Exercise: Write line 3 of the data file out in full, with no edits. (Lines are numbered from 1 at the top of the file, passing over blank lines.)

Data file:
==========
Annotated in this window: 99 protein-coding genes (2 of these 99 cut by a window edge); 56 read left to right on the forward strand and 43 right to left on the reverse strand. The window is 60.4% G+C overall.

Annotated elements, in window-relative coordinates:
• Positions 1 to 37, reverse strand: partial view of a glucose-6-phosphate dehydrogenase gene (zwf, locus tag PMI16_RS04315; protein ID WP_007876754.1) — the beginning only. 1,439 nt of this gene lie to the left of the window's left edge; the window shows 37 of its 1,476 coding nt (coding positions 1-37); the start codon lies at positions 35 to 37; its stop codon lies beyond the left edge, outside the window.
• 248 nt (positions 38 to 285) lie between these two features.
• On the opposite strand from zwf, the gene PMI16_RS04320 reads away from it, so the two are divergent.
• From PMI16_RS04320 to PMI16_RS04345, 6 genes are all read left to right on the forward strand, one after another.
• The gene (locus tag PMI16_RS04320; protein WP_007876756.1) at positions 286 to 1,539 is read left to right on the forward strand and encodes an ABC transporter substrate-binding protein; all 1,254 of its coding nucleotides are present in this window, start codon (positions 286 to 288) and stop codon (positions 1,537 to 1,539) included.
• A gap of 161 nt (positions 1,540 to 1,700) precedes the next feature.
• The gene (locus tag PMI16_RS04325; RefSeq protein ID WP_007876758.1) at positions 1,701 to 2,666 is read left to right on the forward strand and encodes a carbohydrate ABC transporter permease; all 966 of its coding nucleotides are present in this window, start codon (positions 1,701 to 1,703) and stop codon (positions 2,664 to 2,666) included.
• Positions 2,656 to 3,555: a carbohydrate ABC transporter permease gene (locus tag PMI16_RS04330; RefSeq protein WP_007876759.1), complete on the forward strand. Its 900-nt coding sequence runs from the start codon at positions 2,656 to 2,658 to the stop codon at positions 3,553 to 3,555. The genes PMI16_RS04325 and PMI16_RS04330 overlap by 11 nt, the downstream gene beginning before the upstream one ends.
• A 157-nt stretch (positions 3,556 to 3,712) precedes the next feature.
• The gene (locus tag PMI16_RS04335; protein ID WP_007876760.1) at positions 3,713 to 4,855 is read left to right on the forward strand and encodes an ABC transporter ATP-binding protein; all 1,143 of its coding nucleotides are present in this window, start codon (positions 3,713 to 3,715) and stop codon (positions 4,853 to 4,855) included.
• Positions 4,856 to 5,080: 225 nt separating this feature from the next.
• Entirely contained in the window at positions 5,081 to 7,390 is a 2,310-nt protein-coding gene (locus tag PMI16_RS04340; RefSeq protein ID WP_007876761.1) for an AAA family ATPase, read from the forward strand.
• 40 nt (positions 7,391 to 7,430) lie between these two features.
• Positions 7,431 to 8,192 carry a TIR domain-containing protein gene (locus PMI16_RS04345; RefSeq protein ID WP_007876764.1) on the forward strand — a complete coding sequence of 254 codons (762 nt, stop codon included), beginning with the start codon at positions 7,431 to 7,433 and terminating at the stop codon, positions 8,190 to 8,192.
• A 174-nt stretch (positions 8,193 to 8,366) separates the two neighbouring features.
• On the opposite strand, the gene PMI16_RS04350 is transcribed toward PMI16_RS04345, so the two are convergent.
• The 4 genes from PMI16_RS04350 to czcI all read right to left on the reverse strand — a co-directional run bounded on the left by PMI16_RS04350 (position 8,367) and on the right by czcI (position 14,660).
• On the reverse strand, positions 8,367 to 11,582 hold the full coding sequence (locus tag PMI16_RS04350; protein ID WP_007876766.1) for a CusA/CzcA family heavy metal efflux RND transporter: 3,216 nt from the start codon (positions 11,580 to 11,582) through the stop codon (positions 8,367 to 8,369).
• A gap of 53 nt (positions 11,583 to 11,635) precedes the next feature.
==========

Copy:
• Positions 1 to 37, reverse strand: partial view of a glucose-6-phosphate dehydrogenase gene (zwf, locus tag PMI16_RS04315; protein ID WP_007876754.1) — the beginning only. 1,439 nt of this gene lie to the left of the window's left edge; the window shows 37 of its 1,476 coding nt (coding positions 1-37); the start codon lies at positions 35 to 37; its stop codon lies beyond the left edge, outside the window.